Design process underway for new Hayden school

Cuningham Group Architecture released the conceptual rendering of Hayden’s new pre-kindergarten through 12th-grade campus on Breeze Basin Road. It is a preliminary design and subject to change.

STEAMBOAT SPRINGS — The Hayden School District is getting closer to a blueprint for its new prekindergarten through 12th-grade campus.

Consisting of 19 community members and educators, the Design Advisory Group has been meeting since July. They’ve gathered input from administrators, board members, teachers, students and residents.

Most of the consulting, design, surveying and construction team has been hired, and the district is currently in the process of procuring an abatement contractor.

Cuningham Group Architecture recently released a schematic design for the new school, though it’s still in the conceptual phase and subject to continued evolutions. Next, they enter the design development phase.

$38.8 million BEST grant, which the district received in May from the Colorado Department of Education, will help fund the $61 million project.

The new school’s entrance will be east-facing along Breeze Basin Road. Providing a unified, “prominent and welcoming entry” was a key driver, said architect Kari-elin Mock. Indoor and outdoor gathering spaces for the whole school, including a courtyard, were also prioritized by the advisory group.

The campus is being designed so it can be easily utilized and accessed for various community functions, said owners representative Colleen Kaneda.

Plans call for construction of a new football field and track and two gymnasiums, giving the district a total of three including the existing small elementary gym. One will also function as an auditorium.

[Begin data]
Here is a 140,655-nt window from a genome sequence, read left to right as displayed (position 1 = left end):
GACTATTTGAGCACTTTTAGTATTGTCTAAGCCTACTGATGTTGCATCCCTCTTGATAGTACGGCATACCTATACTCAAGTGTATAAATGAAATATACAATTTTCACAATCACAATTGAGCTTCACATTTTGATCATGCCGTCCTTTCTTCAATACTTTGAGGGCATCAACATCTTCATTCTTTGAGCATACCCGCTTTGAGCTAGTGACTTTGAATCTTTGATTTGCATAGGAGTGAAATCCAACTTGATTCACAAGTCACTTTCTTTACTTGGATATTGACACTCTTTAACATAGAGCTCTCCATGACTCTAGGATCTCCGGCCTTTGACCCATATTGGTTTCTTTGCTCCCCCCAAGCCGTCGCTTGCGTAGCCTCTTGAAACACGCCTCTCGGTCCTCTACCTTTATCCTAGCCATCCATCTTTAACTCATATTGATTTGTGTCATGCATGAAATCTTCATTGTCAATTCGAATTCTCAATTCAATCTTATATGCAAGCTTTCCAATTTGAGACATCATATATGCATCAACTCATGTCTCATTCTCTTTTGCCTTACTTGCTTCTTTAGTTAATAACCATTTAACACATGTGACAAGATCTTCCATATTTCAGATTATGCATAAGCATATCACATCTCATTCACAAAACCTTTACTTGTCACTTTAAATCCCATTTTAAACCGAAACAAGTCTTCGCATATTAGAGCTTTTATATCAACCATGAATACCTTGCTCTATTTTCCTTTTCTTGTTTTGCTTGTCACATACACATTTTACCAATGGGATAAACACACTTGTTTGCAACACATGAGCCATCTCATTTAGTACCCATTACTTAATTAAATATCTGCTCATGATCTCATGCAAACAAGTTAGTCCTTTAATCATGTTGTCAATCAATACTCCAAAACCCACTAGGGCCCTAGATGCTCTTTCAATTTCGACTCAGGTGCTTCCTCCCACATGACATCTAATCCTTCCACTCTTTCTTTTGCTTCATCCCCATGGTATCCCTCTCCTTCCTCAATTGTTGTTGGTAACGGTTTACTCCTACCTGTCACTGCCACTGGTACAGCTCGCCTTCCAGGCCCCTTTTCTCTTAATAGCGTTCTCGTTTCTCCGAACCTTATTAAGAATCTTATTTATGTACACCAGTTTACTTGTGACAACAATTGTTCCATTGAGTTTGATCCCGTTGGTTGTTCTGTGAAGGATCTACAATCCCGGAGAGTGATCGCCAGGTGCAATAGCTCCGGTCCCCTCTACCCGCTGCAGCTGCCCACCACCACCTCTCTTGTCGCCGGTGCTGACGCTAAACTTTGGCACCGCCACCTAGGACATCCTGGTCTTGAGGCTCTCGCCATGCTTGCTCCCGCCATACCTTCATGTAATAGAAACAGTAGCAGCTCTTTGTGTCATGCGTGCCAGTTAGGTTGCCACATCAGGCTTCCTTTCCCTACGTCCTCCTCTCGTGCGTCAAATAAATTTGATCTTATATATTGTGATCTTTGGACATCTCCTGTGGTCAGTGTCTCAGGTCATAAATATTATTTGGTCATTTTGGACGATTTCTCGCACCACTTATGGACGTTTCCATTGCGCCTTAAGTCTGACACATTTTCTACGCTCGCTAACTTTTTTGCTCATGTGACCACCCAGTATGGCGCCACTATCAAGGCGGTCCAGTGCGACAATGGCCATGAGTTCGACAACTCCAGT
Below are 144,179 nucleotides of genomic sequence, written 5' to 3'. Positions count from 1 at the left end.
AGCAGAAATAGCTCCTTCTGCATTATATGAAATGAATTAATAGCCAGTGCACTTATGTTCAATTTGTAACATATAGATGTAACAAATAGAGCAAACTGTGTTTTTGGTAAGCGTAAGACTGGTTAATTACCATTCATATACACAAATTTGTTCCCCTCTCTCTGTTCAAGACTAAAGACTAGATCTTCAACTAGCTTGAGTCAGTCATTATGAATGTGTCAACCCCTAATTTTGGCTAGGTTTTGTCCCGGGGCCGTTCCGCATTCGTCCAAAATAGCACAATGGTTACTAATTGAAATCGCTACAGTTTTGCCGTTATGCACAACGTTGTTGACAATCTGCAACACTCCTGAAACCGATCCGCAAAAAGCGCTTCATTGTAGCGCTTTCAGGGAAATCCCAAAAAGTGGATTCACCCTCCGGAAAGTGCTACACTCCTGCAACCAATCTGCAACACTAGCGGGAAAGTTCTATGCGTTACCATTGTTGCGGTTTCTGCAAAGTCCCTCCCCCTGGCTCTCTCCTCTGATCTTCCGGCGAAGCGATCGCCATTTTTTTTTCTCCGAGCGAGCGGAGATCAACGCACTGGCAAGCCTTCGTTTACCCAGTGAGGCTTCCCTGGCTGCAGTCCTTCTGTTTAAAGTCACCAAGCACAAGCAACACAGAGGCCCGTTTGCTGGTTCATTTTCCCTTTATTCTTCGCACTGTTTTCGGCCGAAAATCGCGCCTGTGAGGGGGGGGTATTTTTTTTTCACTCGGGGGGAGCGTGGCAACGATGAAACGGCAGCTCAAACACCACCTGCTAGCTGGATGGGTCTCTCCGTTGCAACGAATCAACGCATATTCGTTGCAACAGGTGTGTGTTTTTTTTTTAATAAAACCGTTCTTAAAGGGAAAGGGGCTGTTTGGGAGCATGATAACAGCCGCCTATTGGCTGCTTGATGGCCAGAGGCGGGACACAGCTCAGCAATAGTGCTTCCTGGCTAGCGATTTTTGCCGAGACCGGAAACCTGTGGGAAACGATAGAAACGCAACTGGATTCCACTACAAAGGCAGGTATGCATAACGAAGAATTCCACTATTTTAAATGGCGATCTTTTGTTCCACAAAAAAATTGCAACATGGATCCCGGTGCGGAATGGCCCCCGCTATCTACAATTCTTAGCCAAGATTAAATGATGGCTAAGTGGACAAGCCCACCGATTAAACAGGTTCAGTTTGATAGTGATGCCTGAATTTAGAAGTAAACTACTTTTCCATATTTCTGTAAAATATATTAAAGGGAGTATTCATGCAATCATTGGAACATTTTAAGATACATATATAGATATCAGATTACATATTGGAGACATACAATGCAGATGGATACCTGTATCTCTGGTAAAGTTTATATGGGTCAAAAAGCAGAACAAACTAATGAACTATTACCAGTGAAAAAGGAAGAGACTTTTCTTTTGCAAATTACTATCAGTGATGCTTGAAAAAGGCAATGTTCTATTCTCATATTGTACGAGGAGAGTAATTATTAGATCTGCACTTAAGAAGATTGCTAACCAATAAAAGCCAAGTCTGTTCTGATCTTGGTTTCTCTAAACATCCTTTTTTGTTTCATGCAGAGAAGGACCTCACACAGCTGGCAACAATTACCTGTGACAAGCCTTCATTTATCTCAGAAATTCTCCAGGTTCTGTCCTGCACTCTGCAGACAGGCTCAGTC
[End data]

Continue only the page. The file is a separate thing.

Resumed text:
The BEST grant stipulates the new facility accommodate the district’s current enrollment of 439, Mock said, and doesn’t fund future growth. However, she said the advisory group is “making a thoughtful design” with some flexibility, and if Hayden does grow, they are considering possibilities for expansion.

Some of the biggest challenges, Mock said, are the site’s expansive soil and the space limitations set by the hillside.

As plans proceed for the new campus, the future of the old middle school and high school remains uncertain. The BEST grant dictates the demolition of the building, unless another entity elects to purchase or operate and maintain it upon donation.

Demolition is a stipulation of the grant so the community not be left with an eyesore. It also mandates the district not retain ownership of the land or repurposed buildings.

Different entities have expressed interest in at least parts of the old building, particularly the gymnasium and the auditorium, Superintendent Christy Sinner said.

Much of the old buildings are in bad shape and poorly designed with a maze of long, dark hallways and eight unsupervised, and often, unsecured entrances. The middle school was built in 1947 and the high school in 1972.

There are safety issues with pedestrian and vehicular traffic, student drop-off points, and in 2011, a car plowed into a classroom from U.S. Highway 40. Also in 2011, the middle school gymnasium was determined to be a health and safety hazard and was condemned and moved.

Ongoing roof issues have caused excessive water damage, and there are cracks in the walls and slopes in the floors — evidence of shifting and structural damage. The oldest parts of the building have asbestos, walls lack insulation and the electrical systems are outdated.

The kitchen is not functional, and food is now transported from the elementary school. The heating and ventilating systems are outdated, and the track is nonregulation and unsanctioned.

Comparatively, the Hayden Elementary School, built in 1977, is in better shape and thus will be incorporated into the new campus. However, it will require replacement of the aging plumbing, mechanical and electrical systems among other renovations and improvements.

The much newer Babson-Carpenter Career and Vocational Center, built in 2007, will continue to be used.

The process has been very open and collaborative, according to Sinner.

“Everyone’s voices are being integrated, and the community is getting very excited,” she said. “We couldn’t be happier with the direction in which we are moving toward.”

The plan is to break ground in spring 2019 and have the project completed before the school year starts in 2020.

The next community meeting will be held at 6 p.m. Dec. 4 in the elementary school cafeteria.

To reach Kari Dequine Harden, call 970-871-4205, email or follow her on Twitter @KariHarden.

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